Atlantic Croaker, Micropogonias undulates (Linnaeus, 1766)
Although Atlantic croaker occur throughout much of Florida, they are seldom found south of Tampa Bay on the gulf coast or south of the Indian River Lagoon on the Atlantic coast. Lankford et al. (1999) found that the genetic population structure of Atlantic croaker in U.S coastal waters consisted of separate, weakly differentiated stocks in the Atlantic and Gulf of Mexico. Atlantic croaker are medium-sized members of the drum family. Most individuals are less than 14 inches long when caught. Young Atlantic croaker use estuaries as nursery and feeding grounds (Arnoldi et al. 1974), but by the time they are 3–4 inches long, they begin to migrate into nearshore waters (Parker 1971). Adults are often found over mud bottoms in areas of low to moderate salinity. The maximum reported age is 8 years (Barger 1985; Barbieri et al. 1994). Atlantic croaker reach 7–10 inches at age 1 and 12–17 inches at age 5 (Table 1; Barger 1985; Ross 1988; Barbieri et al.1994). They mature at the end of their first or second year, when they are 6 to 10 inches in total length (White and Chittenden 1977). Spawning occurs over the nearshore continental shelf during the late fall and winter.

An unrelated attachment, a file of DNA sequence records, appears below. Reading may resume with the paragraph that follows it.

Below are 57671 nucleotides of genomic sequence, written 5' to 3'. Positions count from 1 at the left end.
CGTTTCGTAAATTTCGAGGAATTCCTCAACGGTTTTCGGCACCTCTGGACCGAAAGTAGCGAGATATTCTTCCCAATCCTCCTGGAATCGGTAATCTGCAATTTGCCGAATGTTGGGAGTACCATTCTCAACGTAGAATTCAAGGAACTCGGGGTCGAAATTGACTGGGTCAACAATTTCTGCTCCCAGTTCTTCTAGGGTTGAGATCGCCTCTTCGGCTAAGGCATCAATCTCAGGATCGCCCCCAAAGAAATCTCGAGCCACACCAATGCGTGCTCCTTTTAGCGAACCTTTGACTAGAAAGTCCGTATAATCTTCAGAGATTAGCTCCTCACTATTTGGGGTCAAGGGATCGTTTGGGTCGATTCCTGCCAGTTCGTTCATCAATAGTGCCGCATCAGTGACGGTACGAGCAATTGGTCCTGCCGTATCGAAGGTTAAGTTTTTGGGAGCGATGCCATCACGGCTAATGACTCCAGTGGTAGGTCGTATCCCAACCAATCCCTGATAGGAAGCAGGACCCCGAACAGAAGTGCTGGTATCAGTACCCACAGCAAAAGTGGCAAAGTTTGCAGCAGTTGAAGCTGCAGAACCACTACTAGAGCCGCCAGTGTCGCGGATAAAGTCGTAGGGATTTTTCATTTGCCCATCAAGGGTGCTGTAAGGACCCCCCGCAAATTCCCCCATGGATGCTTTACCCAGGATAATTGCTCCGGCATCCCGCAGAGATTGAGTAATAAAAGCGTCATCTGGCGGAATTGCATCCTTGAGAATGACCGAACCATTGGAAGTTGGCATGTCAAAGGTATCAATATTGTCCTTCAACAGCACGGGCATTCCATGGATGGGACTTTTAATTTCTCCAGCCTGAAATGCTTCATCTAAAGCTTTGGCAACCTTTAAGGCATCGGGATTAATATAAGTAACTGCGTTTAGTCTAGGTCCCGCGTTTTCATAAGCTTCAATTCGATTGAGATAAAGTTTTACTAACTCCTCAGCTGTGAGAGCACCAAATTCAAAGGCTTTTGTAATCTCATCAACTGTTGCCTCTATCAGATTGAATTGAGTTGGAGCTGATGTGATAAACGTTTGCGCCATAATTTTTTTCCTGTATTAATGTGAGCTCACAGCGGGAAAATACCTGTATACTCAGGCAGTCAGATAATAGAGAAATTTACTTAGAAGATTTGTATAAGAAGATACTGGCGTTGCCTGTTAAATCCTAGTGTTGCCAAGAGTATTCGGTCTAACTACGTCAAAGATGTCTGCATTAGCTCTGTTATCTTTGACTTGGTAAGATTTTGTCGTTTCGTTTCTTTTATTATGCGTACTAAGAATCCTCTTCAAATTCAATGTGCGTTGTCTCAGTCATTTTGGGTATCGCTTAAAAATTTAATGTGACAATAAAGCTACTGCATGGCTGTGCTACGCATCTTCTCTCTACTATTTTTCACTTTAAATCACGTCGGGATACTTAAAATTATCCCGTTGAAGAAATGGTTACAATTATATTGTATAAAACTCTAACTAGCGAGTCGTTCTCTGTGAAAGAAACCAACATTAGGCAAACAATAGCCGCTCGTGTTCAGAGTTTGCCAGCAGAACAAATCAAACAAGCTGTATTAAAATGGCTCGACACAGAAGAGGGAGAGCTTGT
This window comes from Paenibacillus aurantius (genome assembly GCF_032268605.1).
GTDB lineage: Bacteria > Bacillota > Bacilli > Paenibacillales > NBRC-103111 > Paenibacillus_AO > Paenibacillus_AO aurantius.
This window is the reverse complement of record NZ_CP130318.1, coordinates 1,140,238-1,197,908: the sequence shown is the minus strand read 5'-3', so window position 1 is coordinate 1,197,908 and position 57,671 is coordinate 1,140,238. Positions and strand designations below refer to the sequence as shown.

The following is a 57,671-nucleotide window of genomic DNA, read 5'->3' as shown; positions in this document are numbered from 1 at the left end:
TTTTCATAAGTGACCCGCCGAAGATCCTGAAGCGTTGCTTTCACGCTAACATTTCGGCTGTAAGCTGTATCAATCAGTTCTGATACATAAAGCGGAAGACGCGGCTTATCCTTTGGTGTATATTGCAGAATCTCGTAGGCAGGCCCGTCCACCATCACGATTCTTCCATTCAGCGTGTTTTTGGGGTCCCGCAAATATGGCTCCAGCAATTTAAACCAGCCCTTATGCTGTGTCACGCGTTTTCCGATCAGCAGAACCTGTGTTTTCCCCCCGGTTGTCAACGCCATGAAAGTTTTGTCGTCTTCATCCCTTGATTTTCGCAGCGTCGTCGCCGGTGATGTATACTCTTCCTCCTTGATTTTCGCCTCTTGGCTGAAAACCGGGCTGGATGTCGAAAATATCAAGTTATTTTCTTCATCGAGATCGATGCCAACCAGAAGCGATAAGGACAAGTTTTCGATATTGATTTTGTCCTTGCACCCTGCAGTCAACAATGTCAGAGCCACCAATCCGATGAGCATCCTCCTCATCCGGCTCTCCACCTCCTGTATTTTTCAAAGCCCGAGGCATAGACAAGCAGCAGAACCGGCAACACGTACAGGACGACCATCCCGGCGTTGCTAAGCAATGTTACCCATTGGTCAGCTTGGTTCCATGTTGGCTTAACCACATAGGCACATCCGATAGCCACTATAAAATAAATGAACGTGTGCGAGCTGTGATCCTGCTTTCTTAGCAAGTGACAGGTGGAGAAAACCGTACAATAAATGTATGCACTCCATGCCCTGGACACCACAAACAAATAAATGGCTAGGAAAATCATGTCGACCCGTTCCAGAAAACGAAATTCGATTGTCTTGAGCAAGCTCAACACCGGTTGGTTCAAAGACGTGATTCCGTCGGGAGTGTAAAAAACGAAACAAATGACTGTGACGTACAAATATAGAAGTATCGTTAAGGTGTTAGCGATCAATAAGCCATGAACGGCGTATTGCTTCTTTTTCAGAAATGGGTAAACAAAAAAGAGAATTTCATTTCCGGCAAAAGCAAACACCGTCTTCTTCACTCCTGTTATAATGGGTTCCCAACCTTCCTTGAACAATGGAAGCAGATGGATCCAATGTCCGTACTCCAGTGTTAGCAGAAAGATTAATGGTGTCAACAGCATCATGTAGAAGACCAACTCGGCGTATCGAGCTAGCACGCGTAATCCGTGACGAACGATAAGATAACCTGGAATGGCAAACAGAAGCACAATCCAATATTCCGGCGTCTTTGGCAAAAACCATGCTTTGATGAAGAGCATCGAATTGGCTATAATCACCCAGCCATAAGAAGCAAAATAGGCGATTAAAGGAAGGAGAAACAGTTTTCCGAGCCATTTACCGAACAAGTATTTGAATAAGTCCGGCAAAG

Publisher - Florida Fish and Wildlife Conservation Commission (FWC), Fish and Wildlife Research Institute (FWRI)
Subjects - Fish, Atlantic Croaker, Micropogonias undulates
Citation: FWRI. 2008. Atlantic Croaker, Micropogonias undulates (Linnaeus, 1766). St. Petersburg (FL): Florida Fish and Wildlife Conservation Commission (FWC), Fish and Wildlife Research Institute (FWRI). 6 pp http://myfwc.com/media/194607/atlantic_croaker.pdf